Australia ignores human rights while welcoming Indian PM Modi

SYDNEY (AFP): Australia said Tuesday it wants to take relations with India to “the next level” as it hosts Prime Minister Narendra Modi on a trade-focused visit with little attention to his government’s treatment of minorities.

With the lure of growing trade riches and a powerful partner to parry China’s expanding military, diplomatic and economic influence in the Pacific region, Australia’s government is layering on the charm.

Modi will address a rally of 18,000 supporters in Sydney’s Qudos Bank Arena in the evening — and Prime Minister Anthony Albanese will make an appearance in support of the Hindu nationalist leader.

Australia and India have a great “strategic alignment”, Deputy Prime Minister Richard Marles said.

“It really does afford the opportunity to take the relationship to the next level,” he told the national broadcaster ABC, echoing Modi’s own words before his arrival Monday on his first Australian visit since 2014.

Asked whether Australia would raise India’s treatment of Muslims and other minorities, Marles declined to go into detail about a planned Modi-Albanese summit in Sydney on Wednesday.

“Ultimately, we are both democracies and that very much underpins the way in which we see the world,” Marles said, pointing to the two nations’ growing trade and tightening defence relationships.

India is a “growing massive economy, there are great opportunities for us,” he said.

– ‘Blatant’ targeting of minorities –

By contrast, the US State Department earlier this month urged India to condemn religious violence, releasing a report that listed attacks against minorities, including Muslims and Christians in the world’s most populous nation.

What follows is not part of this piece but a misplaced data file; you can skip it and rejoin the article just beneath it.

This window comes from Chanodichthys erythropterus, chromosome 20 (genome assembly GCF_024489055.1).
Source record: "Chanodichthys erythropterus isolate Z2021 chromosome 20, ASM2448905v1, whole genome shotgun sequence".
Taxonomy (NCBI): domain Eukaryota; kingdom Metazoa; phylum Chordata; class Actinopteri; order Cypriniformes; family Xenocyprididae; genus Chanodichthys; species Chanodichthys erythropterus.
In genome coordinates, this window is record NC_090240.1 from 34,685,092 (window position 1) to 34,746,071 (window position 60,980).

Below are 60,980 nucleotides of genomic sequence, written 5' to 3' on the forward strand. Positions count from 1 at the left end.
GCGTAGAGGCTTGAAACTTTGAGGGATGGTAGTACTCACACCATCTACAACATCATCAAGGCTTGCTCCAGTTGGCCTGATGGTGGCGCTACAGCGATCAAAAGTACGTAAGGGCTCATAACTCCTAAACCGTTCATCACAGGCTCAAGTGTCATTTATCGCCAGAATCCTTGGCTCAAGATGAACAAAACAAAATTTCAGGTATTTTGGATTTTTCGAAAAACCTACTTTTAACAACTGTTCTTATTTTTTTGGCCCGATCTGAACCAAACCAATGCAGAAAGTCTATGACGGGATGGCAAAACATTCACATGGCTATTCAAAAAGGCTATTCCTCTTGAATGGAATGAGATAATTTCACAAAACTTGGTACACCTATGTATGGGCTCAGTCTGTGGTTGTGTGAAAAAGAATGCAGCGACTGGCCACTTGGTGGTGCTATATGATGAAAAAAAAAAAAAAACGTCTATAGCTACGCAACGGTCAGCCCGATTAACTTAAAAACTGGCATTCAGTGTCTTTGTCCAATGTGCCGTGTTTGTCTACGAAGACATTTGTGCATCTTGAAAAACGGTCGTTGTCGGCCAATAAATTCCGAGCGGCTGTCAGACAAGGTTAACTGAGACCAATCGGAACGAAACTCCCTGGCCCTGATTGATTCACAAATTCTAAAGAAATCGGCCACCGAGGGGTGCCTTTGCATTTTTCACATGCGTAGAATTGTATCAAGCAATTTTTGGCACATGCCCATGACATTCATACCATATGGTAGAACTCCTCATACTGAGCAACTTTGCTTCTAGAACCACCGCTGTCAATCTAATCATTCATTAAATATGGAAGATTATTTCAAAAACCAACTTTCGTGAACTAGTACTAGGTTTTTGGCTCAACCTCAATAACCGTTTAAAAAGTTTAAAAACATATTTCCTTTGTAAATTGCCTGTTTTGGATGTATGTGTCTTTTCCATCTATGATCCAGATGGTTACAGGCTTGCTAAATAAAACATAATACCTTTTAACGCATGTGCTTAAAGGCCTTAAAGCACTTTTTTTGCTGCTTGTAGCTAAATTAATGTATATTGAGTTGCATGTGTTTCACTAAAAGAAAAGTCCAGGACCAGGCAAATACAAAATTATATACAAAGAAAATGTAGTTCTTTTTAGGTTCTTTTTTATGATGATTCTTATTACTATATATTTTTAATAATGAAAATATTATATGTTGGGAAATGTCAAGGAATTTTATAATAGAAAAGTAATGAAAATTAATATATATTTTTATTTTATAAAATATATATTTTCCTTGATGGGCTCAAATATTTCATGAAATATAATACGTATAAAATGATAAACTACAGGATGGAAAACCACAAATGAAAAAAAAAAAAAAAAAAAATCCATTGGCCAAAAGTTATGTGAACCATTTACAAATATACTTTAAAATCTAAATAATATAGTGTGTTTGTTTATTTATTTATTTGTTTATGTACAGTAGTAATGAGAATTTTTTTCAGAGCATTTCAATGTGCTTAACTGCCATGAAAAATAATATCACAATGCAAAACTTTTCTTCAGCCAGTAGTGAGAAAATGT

Rights groups say India’s 200 million Muslims have faced increased discrimination and violence since Modi and his Hindu nationalist BJP swept to power in 2014.

On his visit to Australia, Modi will be tapping into the country’s fastest-growing and second-largest diaspora, with 673,000 Indian-born citizens living in the country of 26 million.

But there are “large pockets” within the Indian community who oppose Modi’s treatment of minorities, said Bilal Rauf, spokesperson for the Australian National Imams Council.

“We are deeply concerned about his visit, and the manner in which he has been welcomed without any of the issues of concern in his own country being raised,” Rauf told AFP.

“Those issues of concern relate to the very blatant and overt measures taken against minority groups, Muslims in particular, and people in Kashmir.”

“We’re hopeful that our leaders will raise it as an issue.”

– ‘Euphoria’ –

Both countries want an expansion in two-way trade, valued at Aus$46.5 billion (US$31 billion) last year and set to rise after a free-trade deal came into effect in December last year.

Modi is centre stage in Australia after US President Joe Biden cancelled a planned Sydney summit so he could rush back to Washington and negotiate with Republican opponents on the US debt crisis.

It is the last stop on an Asia-Pacific tour during which Modi has looked to assert India’s role in the region.

Over the weekend, the Indian leader joined a Quad summit in Japan with the leaders of the United States, Japan and Australia, to counter Beijing’s growing assertiveness.

On Monday, he held a summit with 14 South Pacific states in Papua New Guinea — the first visit to the Pacific nation by an Indian premier.

Jay Shah, a director at the India-Australia Diaspora Foundation, predicted “euphoria” at Modi’s stadium event in Sydney.

Asked about concerns over the treatment of minorities in India, Shah said he could not understand such claims being made about India.

“We respect all the diverse views,” he told AFP.